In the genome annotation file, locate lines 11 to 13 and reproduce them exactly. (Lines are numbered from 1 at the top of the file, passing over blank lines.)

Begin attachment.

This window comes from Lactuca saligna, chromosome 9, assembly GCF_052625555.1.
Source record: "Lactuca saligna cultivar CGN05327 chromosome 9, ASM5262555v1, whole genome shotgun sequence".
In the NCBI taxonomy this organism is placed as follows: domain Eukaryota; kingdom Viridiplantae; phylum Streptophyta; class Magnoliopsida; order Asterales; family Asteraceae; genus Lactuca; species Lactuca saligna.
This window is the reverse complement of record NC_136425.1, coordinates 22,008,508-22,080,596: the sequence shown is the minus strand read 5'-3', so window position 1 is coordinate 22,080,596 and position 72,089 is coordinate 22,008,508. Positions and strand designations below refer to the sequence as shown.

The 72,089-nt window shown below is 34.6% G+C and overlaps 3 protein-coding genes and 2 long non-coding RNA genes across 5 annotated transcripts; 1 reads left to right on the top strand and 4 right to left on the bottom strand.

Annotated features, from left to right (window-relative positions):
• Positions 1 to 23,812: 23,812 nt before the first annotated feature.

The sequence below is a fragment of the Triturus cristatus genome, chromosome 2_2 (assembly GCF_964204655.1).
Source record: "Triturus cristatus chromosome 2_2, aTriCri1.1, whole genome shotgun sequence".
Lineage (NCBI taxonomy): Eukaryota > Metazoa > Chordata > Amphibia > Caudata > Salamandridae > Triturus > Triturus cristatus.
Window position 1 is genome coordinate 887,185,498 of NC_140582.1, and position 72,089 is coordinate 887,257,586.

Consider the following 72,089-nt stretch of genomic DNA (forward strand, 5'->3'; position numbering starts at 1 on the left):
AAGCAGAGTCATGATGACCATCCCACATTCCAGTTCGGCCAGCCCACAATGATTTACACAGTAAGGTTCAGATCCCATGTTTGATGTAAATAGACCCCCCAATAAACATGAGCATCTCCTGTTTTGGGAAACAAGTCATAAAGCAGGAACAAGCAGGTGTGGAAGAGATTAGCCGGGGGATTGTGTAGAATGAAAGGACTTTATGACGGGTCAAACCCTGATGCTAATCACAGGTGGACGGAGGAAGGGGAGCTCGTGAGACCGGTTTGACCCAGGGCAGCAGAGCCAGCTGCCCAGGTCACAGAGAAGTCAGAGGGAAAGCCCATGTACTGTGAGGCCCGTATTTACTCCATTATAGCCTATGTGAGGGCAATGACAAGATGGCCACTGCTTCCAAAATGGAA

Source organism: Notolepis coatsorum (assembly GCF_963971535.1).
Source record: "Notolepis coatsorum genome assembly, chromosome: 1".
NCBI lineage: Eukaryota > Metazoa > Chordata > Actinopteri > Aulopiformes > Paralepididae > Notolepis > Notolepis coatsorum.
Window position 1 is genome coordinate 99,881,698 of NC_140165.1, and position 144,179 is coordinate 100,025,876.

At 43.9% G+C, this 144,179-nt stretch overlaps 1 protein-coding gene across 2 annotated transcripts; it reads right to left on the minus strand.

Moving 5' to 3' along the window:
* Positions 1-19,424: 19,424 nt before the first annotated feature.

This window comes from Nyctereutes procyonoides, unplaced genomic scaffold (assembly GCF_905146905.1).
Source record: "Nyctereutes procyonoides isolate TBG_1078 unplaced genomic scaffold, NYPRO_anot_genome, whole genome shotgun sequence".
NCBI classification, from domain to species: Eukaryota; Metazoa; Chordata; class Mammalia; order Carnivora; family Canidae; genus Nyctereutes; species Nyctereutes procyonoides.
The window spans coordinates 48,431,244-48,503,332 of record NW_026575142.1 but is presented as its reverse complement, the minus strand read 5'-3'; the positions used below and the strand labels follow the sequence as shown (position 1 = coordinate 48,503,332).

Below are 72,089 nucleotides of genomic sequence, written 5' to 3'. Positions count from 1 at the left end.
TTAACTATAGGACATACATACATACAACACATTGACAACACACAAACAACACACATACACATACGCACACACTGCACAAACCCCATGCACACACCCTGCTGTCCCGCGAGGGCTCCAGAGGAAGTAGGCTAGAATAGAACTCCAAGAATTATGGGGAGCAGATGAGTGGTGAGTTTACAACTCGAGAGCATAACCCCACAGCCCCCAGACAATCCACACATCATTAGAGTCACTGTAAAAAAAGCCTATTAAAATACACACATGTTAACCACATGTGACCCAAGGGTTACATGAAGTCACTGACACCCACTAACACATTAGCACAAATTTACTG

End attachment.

Window position 1 is genome coordinate 887,185,498 of NC_140582.1, and position 72,089 is coordinate 887,257,586.

Consider the following 72,089-nt stretch of genomic DNA (forward strand, 5'->3'; position numbering starts at 1 on the left):
AAGCAGAGTCATGATGACCATCCCACATTCCAGTTCGGCCAGCCCACAATGATTTACACAGTAAGGTTCAGATCCCATGTTTGATGTAAATAGACCCCCCAATAAACATGAGCATCTCCTGTTTTGGGAAACAAGTCATAAAGCAGGAACAAGCAGGTGTGGAAGAGATTAGCCGGGGGATTGTGTAGAATGAAAGGACTTTATGACGGGTCAAACCCTGATGCTAATCACAGGTGGACGGAGGAAGGGGAGCTCGTGAGACCGGTTTGACCCAGGGCAGCAGAGCCAGCTGCCCAGGTCACAGAGAAGTCAGAGGGAAAGCCCATGTACTGTGAGGCCCGTATTTACTCCATTATAGCCTATGTGAGGGCAATGACAAGATGGCCACTGCTTCCAAAATGGAA